For years one of the methods used to measure a person’s intelligence has been the Terman Stanford-Binet IQ test.
Our IQ or “intelligence quotient” was introduced to score children’s ability.
We still use the term IQ test, though nowadays the Wechsler Adult Intelligence scale is often used to give a score of the subject’s rank order on the test item content with the median score set to 100 and a standard deviation of 15.
The IQ test has been used as predictors of educational achievement and job performance.
However it is now recognised that there are a number of other intelligences that we all have, which also play a significant role in determining our likelihood of success in dealing with the world at large, including emotional and social intelligence.
A recent article in Scientific American looks at the need to recognise another ability: that of spatial intelligence.
Traditional IQ tests measure verbal and quantitative strengths: reading, writing and mathematics. Spatial ability is having the capacity to mentally generate, rotate and transform visual images, which is very important in engineering and scientific work. It is likely that a number of extremely gifted people who have remarkable spatial ability are currently being overlooked in the traditional IQ scoring system.
The authors of the article gave the example of Terman who 90 years ago, sought to find the brightest children in California. He administered his tests, looking for those who scored as having an IQ above 135 (approximately the top 1% of scores). Two boys, Luis Alvarez and William Shockley undertook the tests, failed to reach the cut-off point and be included in his group of “geniuses”, yet both went on to study physics, gain PhD’s and win the Nobel prize. Their spatial intelligence had not been recognised.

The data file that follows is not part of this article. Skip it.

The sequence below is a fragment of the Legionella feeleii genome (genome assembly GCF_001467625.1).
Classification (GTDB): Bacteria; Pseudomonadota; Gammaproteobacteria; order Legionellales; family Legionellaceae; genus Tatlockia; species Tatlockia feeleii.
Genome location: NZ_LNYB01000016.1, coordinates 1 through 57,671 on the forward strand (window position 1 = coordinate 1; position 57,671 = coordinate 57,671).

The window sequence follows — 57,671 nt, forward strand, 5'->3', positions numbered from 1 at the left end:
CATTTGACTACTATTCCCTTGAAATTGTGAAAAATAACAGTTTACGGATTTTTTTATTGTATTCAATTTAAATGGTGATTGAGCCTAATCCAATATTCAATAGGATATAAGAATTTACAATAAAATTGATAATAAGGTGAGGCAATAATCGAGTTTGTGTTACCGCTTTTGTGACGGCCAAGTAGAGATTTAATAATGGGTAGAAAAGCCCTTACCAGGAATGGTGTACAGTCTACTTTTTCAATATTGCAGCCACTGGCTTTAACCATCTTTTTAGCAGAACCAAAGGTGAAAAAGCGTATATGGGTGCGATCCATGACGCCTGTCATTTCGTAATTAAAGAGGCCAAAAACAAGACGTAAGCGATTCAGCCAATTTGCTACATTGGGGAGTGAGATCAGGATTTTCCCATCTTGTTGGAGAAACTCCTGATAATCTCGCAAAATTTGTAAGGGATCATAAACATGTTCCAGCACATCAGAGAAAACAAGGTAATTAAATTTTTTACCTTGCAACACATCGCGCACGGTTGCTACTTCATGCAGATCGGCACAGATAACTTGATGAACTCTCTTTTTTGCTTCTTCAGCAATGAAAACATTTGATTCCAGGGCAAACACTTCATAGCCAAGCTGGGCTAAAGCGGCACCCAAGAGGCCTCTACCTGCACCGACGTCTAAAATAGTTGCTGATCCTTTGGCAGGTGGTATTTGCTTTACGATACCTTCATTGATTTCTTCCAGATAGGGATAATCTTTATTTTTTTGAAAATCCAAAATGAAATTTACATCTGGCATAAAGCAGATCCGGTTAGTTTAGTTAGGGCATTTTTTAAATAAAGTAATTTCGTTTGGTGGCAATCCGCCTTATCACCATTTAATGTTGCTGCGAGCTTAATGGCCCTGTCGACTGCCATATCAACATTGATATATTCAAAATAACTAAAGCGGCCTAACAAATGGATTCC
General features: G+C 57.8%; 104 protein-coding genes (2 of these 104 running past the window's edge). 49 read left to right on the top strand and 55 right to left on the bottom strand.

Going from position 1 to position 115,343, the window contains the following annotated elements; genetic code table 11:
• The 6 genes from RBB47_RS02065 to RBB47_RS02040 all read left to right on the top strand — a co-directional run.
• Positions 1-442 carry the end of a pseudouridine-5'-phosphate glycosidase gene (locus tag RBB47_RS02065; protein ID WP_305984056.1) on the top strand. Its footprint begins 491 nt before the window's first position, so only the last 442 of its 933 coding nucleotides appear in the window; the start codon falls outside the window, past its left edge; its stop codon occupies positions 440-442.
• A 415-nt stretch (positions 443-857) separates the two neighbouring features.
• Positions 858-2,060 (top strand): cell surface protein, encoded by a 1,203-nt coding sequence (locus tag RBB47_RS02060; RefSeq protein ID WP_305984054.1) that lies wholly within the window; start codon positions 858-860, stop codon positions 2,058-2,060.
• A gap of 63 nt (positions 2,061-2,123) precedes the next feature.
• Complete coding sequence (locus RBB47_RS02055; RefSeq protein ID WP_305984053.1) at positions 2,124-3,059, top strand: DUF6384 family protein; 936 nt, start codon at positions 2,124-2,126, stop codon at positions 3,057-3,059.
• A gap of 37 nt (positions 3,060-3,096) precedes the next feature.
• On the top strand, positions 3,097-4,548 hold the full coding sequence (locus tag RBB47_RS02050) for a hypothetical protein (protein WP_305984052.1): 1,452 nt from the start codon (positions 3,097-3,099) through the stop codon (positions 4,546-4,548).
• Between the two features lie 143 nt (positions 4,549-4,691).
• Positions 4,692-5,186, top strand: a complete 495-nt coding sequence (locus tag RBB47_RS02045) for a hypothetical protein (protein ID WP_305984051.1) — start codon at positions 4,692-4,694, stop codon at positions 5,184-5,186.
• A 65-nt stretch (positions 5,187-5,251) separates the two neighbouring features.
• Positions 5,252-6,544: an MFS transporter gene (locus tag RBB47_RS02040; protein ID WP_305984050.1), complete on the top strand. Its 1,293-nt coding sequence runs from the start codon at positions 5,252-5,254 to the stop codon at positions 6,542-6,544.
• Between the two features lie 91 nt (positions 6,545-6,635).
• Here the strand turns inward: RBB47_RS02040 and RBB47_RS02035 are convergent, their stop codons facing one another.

Because schools tend to focus on the 3 “R’s”, then those kids with unique spatial ability who are very good with their hands, building, constructing, manipulating and working with objects may not be recognised within the school system. Of those who persist in following their passion and ability after school, many end up in engineering, physical science, computer science and mathematics.
The point the article was making was that those with spatial ability are currently often underserved in the education system. Yet their talents are vital to the scientific and technical workforce. The question is how many other individuals with high spatial ability are missing out from the “gifted” and “extension” programs in schools?
Society is continuing to seek ever greater scientific understanding and new technologies, so shouldn’t we be looking to ensure those endowed with spatial intelligence have their particular ability recognised, encouraged and be guided to continue to work in the scientific and technical workforce?
And how should we be going about this?
1 Scientific American: Recognizing Spatial Intelligence
Our schools, and our society, must do more to recognize spatial reasoning, a key kind of intelligence
By Gregory Park , David Lubinski and Camilla P. Benbow November 2, 2010